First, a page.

In the foregoing discussion it has been assumed by the great weight of authority that if fraud in the execution is operative, it prevents the existence of the contract; or as it is often stated in other words, it renders the contract void.1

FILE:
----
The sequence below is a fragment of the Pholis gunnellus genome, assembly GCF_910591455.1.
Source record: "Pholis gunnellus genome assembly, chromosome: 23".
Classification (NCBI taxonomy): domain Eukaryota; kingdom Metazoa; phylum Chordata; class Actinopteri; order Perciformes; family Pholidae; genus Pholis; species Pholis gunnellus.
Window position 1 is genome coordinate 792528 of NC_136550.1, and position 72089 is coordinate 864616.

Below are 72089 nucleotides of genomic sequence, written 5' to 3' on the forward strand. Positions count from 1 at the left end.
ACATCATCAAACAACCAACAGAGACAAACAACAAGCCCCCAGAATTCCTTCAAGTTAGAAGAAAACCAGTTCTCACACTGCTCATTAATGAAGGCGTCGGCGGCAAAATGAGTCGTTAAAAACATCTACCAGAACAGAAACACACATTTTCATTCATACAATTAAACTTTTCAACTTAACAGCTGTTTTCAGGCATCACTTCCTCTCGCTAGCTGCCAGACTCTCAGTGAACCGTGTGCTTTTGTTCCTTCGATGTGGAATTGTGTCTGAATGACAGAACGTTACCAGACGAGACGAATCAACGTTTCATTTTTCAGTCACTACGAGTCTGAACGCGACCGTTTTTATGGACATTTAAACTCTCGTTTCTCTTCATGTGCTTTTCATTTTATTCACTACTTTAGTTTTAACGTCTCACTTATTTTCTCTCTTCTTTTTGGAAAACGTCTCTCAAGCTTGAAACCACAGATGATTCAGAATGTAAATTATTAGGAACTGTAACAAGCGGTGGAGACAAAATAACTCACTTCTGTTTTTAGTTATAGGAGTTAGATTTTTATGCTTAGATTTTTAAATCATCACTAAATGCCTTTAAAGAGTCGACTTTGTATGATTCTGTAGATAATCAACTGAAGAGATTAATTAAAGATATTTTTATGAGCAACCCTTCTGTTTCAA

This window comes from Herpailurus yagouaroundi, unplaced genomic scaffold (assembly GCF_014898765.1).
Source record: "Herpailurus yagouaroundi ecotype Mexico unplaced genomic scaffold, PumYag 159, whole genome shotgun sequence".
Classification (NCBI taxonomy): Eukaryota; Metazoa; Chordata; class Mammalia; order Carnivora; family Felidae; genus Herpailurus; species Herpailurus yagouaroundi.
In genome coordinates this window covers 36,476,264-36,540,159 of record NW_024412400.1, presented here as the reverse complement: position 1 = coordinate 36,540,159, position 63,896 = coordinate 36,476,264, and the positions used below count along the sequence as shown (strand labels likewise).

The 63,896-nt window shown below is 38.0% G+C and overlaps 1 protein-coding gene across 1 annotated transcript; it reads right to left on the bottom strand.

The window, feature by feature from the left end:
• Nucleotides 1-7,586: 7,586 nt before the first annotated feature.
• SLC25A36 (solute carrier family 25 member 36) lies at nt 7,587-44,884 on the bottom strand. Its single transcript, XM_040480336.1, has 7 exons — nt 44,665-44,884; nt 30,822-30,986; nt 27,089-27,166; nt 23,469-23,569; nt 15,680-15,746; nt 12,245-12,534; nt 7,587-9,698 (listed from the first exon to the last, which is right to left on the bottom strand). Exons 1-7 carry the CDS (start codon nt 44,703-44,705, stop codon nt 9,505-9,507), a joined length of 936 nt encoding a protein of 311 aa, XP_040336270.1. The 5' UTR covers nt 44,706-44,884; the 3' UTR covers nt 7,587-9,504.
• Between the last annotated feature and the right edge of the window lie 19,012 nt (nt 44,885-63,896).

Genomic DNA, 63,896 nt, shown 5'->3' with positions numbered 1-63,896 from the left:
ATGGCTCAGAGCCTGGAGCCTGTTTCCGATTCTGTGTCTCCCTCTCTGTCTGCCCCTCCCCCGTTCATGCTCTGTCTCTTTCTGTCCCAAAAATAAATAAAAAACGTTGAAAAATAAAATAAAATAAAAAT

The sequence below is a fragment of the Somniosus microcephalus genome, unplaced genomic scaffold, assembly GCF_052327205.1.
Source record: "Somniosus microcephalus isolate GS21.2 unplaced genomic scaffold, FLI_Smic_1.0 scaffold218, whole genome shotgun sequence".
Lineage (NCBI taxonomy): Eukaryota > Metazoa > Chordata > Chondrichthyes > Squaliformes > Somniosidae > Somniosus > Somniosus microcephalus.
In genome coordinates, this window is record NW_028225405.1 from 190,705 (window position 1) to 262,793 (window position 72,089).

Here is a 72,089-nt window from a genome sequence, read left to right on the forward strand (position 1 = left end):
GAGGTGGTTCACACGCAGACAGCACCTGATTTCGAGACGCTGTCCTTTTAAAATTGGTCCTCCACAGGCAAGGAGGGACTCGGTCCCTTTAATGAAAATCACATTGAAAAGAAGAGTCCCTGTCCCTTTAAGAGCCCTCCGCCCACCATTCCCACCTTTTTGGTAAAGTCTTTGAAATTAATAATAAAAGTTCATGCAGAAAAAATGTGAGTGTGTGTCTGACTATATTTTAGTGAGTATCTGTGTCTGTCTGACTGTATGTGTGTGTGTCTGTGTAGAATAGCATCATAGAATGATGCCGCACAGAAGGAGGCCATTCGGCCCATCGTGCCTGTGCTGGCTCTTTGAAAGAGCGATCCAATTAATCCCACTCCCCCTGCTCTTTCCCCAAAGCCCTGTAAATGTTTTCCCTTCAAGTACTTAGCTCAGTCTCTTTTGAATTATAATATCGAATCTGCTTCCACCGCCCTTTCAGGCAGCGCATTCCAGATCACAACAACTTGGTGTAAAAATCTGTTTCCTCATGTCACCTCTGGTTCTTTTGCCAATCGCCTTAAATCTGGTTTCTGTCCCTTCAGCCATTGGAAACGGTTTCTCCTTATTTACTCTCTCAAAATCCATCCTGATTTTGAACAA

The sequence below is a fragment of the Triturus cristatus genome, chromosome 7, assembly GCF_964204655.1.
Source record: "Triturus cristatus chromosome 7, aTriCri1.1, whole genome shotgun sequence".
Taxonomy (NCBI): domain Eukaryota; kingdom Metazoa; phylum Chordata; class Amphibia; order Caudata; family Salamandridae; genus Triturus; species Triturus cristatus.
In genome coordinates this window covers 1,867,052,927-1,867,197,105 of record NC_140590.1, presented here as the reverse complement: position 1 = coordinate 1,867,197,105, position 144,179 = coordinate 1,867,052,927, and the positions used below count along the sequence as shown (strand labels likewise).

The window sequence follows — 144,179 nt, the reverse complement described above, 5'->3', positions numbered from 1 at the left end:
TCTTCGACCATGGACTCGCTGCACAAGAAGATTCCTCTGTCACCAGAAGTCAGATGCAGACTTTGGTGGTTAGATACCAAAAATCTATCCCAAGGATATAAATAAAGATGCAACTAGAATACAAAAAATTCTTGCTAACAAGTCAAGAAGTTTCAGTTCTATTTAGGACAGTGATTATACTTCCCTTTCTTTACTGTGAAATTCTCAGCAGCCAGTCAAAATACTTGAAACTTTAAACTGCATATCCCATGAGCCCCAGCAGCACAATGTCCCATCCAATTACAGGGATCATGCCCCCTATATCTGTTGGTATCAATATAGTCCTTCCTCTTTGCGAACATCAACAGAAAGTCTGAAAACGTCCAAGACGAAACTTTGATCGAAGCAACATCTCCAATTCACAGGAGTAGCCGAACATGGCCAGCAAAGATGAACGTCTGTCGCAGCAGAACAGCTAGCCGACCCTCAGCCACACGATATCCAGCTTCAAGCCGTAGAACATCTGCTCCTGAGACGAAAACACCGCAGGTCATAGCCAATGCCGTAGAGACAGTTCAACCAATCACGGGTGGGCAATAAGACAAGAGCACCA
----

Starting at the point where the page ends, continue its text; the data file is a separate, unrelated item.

In some cases, however, a contract in which provisions have been inserted by fraud have been treated as voidable at the option of the person who was defrauded, rather than as absolutely void,2 and it has been said that the defrauded party must act with reasonable promptness if he wishes to avoid such transaction.3 If a conveyance of land contains a forfeiture clause, and as a part of the same transaction the grantor agreed to refrain from competition, and in such contract the grantor inserted provisions favorable to himself which were not read to the grantee, it has been said that the grantee can not avoid such transaction unless he acts with reasonable promptness; and that if he delays an unreasonable time, such forfeiture clause may be enforced against him in case of its violation.4 If the defrauded party brings an action upon the contract, with knowledge of the fraud as to its contents, such action is said to operate as ratification.5